Why the Involvement of Religious Leaders and Organizations Matter in Protecting and Empowering Women in Society during the COVID-19
On June 4th, 2020, the 1000 Abrahamic Circles project under the Foreign Policy Community of Indonesia held its third event that addresses the issue of gender equity and women empowerment titled “Keep Her in Your Prayers: Why the Involvement of Religious Leaders and Organizations Matter in Protecting and Empowering Women in Society during the COVID-19.” This is also a final event to wrap up its public discussion series, “Religion in a time of COVID-19.”
Around the world, COVID-19 has not only exposed the vulnerabilities in our social, political, and economic systems, but it also has indirectly deepened the existing gender inequalities between men and women. From a surge in domestic violence to the lack of economic and social protections, women have been continuously facing hardships on a daily basis. At the same time, religious organizations have become one of the vanguard in supporting and protecting women’s needs, especially during these times of crisis. The discussion invited Dr. Livia Istania DF Iskandar, M.Sc., Psi, Vice Chairwoman of Indonesian Agency for Victims and Witness Protection (LPSK), Rahmawati Hussein, Vice Chairwoman of Muhammadiyah Disaster Management Center, Reverend Kristi, Coordinator of Srikandi Lintas Iman and Nancy Mitchell, WE Empower Consultant at UN Women. The event was moderated by Indonesian women’s activist and stand-up comic, Sakdiyah Ma’ruf.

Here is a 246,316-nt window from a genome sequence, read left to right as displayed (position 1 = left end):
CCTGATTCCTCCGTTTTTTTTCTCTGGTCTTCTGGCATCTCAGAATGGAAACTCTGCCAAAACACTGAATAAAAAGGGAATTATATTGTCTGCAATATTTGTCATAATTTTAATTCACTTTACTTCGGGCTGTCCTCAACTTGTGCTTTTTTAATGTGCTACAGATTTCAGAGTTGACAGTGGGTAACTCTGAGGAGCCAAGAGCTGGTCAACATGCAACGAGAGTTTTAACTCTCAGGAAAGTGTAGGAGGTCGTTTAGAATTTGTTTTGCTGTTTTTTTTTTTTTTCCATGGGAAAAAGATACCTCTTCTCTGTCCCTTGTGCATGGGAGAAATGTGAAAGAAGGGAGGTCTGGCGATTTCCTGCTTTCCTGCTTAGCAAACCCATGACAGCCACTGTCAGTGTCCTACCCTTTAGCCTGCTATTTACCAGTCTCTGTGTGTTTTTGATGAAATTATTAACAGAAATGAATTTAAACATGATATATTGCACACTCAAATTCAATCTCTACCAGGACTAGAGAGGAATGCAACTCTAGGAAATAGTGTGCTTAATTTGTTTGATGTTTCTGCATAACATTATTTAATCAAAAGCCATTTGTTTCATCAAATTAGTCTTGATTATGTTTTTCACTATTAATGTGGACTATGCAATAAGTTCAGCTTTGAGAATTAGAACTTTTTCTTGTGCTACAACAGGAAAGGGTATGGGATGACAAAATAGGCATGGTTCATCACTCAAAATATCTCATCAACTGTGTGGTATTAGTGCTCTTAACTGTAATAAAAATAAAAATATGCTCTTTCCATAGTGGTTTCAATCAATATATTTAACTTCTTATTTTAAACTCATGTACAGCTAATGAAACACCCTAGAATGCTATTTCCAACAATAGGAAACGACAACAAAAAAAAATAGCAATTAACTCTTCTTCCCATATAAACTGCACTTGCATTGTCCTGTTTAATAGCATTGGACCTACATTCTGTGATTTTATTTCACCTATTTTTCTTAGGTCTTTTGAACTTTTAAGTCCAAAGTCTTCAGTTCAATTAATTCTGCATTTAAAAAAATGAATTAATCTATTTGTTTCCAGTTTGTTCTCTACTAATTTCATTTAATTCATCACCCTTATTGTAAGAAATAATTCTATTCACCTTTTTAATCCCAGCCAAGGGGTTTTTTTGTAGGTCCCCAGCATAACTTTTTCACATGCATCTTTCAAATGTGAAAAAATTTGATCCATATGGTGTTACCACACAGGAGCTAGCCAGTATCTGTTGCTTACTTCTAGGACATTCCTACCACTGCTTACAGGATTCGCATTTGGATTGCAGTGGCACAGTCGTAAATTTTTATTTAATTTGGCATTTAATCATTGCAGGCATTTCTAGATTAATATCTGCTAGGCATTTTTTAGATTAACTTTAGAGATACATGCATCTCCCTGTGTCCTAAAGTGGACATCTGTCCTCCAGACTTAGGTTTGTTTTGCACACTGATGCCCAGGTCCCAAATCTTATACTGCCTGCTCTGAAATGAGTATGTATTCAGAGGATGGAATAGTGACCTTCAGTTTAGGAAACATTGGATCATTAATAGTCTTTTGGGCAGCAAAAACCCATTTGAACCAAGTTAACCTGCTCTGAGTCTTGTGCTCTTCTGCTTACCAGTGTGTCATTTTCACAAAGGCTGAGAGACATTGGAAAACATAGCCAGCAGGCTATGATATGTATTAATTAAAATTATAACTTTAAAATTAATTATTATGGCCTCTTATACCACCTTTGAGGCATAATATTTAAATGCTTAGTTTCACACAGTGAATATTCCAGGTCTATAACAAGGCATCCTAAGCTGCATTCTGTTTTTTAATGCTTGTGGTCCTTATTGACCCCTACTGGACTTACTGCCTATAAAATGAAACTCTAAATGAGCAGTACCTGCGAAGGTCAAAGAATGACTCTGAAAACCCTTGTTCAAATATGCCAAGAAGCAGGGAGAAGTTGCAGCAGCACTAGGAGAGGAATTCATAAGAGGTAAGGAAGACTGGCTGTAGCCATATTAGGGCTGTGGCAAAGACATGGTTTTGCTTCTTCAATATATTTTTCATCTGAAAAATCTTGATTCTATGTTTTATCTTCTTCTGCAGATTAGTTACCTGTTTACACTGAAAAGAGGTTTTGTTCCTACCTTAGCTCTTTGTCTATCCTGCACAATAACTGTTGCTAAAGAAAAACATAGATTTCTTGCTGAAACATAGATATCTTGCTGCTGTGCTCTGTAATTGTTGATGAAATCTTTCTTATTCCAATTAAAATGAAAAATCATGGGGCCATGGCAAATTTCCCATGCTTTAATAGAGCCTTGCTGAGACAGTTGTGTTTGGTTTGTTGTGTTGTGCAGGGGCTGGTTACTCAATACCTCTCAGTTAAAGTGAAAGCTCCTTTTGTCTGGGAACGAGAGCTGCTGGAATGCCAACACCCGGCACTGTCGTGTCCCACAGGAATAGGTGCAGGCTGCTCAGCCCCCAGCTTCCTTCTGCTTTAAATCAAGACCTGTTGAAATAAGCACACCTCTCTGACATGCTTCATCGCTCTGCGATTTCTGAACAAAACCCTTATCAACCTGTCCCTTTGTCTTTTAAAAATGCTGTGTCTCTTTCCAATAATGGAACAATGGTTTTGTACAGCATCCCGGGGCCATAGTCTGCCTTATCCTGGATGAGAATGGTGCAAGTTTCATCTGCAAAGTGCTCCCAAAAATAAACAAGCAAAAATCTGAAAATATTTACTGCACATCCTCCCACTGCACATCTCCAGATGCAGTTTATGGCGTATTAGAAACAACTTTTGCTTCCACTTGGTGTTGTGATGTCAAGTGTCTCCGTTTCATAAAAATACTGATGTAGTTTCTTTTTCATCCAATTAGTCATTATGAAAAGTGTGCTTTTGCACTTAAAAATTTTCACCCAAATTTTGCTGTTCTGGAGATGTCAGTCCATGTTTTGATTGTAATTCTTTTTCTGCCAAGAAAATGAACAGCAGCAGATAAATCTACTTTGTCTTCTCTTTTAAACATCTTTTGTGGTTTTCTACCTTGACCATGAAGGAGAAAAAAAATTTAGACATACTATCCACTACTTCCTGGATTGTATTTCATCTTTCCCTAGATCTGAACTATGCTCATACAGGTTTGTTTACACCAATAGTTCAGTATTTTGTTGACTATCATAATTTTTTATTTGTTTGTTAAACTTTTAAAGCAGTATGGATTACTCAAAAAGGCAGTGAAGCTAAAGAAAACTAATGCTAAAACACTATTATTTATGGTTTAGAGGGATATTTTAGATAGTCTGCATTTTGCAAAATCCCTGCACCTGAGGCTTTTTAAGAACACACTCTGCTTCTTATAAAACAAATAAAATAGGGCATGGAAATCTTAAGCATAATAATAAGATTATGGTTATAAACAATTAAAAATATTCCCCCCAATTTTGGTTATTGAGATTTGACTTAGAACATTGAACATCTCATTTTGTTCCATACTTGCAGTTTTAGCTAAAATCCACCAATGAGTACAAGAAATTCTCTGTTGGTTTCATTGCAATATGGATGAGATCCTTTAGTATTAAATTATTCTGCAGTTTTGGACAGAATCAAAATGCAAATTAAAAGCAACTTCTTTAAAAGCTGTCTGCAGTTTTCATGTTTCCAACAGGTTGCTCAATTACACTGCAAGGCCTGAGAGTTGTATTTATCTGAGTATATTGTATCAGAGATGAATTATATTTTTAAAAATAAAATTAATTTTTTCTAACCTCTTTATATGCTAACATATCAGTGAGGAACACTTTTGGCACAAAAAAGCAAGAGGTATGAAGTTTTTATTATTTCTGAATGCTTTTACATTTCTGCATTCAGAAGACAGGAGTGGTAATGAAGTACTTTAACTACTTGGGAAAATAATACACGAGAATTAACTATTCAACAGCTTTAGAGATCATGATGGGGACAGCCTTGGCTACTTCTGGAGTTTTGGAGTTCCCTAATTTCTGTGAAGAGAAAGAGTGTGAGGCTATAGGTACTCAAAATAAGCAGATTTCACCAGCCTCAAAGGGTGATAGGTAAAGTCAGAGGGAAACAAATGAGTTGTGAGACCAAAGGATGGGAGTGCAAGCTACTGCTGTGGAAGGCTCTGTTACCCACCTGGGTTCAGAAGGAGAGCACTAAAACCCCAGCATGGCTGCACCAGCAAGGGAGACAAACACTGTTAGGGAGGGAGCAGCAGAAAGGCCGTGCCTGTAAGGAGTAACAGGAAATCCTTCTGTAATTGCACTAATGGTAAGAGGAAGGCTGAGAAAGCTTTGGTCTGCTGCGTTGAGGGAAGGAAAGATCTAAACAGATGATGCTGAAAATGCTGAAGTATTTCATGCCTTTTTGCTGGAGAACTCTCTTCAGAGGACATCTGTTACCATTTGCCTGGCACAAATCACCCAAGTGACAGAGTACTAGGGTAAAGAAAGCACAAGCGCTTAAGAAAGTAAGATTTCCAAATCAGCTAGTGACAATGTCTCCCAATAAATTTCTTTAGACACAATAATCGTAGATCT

On the social and cultural front, a surge in domestic violence during this pandemic has worsened the state of gender based violence around the world. Dr. Livia Iskandar opened the discussion by talking about the rise of sexual abuse cases in March - April during the COVID-19, which hit the number 20 cases. As a result, LPSK have been busy with their work in ensuring that witnesses and victims of crimes can safely testify in the criminal justice system without feeling threatened. As sexual abuse cases happened not only in households, but also in schools and other public institutions, LPSK is also working with third parties such as women empowerment child protection agencies, legal aid foundations, service providers women's crisis centers and including Catholic nuns and fathers to provide protection in religious boarding schools. Dr. Livia Iskandar also added that an internal regulation within religious organizations or in boarding schools to manage sexual violence prevention and sexual reproductive health is very important to be put in placed to provide a safer environment for the public, women and children who shelter in their religious comunity as a victim of domestic violance and such.